Brief Historical Overview
Georgia, an ancient nation in Eastern Europe, has been a part of Occidental or Western World since its foundation. The country was one of the first to adopt Christianity in the 4th century. Since then, the Kingdom of Georgia has been the stalwart protector of European values surrounded by culturally distinguished nations. Unfortunately, Georgia’s close connections with Roman and later Byzantine empires have been overshadowed by the annexation of Georgian Kingdom by Russian Empire at the beginning of the 19th century. Throughout the period of annexation into Russian empire, Georgian literature thrived, and the trends of European culture can be seen in the writings of Georgia’s most acclaimed public figures, Ilia Chavchavadze, Vazha-Pshavela, Akaki Tsereteli, Ivane Javakhishvili and many others.
In the aftermath of the World War I, in 1918, Georgia enjoyed brief independence from Russian empire. In this time, Ivane Javakhishvili, who received his education in Russia and Germany, founded the first Georgian University (Tbilisi State University), which now bears his name. Javakishvili, was later forced to resign as his ideology opposed the one of the ruling Soviet Union in 1926. Some groups such as “Blue Horn”, composed by progressive Georgian writers have opposed Georgia’s annexation first into Russian Empire and later into the Soviet Union. One of the leaders of the group “Blue Horn” was a Georgian publicist, Grigol Robakidze, who spent his academic career in Germany. Robakidze, throughout his life, fought for an independent, European Georgia, which made him a target of Russian Bolsheviks. Unfortunately, Georgia lost its independence in 1921 as Bolshevik forces compeled Georgian Government to leave the country. France accepted Georgian Prime Minister Noe Zhordania and his government in exile. Also, numerous precious pieces of Georgian material culture were brought to France with the immense help of Georgian historian, Ekvtime Takaishvili.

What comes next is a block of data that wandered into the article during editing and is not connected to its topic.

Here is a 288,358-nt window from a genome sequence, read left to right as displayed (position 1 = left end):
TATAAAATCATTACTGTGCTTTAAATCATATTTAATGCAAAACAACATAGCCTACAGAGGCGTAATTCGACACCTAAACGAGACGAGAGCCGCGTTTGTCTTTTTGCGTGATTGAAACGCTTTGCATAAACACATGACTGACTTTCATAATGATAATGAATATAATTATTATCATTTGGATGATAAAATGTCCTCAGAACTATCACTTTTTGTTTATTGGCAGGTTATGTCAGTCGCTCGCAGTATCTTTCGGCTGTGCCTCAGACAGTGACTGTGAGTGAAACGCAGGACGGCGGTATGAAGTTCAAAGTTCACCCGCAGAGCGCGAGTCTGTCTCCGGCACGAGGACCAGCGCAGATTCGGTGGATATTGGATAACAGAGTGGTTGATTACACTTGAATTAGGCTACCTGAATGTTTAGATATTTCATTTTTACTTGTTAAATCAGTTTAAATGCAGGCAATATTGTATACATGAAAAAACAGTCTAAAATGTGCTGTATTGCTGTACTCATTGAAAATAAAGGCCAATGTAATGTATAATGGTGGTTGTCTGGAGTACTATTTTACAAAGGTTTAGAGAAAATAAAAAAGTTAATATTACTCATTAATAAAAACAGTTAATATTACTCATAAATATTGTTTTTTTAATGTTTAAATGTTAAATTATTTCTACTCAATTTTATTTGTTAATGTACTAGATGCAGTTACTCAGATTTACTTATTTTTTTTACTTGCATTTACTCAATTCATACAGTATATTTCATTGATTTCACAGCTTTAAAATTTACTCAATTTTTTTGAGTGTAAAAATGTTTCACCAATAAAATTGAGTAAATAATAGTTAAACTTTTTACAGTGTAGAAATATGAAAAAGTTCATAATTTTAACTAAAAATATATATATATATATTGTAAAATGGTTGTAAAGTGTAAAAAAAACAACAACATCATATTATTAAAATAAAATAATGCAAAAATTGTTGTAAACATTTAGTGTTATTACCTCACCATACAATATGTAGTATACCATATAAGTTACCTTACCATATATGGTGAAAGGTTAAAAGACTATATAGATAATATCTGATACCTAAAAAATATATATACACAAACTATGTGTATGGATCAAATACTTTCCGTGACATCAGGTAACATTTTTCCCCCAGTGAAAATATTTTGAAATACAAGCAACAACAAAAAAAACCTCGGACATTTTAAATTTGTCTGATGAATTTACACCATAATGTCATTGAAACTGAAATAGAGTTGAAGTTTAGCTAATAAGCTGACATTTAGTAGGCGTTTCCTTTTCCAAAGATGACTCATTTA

In 1921, Georgia became a member of the communist Soviet Union. However, many opposed Soviet invasion, as a result, throughout the 20th century, many Georgian public figures were exiled or killed due to their opposition to the Soviet system. However, even in the Soviet Union, Georgia was seen as the most progressive country. In 1991, Georgia managed to regain independence as the Soviet Union collapsed. The independence came with many sacrifices as the country engaged in wars against Russian-supported separatists in Georgia’s Abkhazia and South Ossetia regions. First democratically elected president, Zviad Gamsakhurdia was overthrown in a military coup and later died in still unexplored circumstances. When the civil war and conflicts in Abkhazia and South Ossetia ended, former, Georgian native foreign minister of Soviet Union, Eduard Shevardnadze became president of Georgia. His 8-year tenure marked the beginning of Georgia’s return to the European family. During Shevardnadze’s presidency, Georgia became part of the Council of Europe and member of the World Trade Organization. During Shevardnadze’s presidency, Georgia declared that the country aspired to join the North Atlantic Treaty Organization (NATO). Unfortunately, Shevardnadze’s presidential terms faced many shortcomings. Widespread corruption in every sector of the government and breaching of parliamentary elections in 2003, inspired the Rose Revolution, led by Mikheil Saakashvili, US-educated lawyer who became the third President of Georgia. During Saakashvili’s time, Georgia intensified economic development, Saakashvili started reforms in almost every sector of the government, eradicating corruption from the system, creating a reliable police force, privatizing many governments owned entities and establishing a free market in Georgia. During his presidency, Georgia became an economically open society, advancing in multiple international rankings which attracted more foreign direct investments to the country. European leaders praised Georgia’s aspirations and Georgia truly gained importance on Western political agendas. Georgia intensified its relations with NATO and the European Union. In 2008, 70% of Georgians voted to become part of NATO parallel to the 2008 presidential elections. In the same year, NATO Bucharest Summit declared that Georgia will become the member of NATO but failed short to offer a timeline for Georgia’s integration. Unfortunately, Russia remained opposed to Georgia’s Western aspirations. First, the northern neighbour put an embargo on Georgian wine (most prominent product from Georgia) and other products. Later, Russian federation engaged in military conflict over South Ossetia in August 2008, stationing its troops on Georgian soil and unlawfully occupying Georgian lands. Multiple UN and OSCE resolutions have urged Russia to withdraw troops from Georgia as the territories of Abkhazia and South Ossetia are recognized as integral parts of Georgia by the clear majority of countries.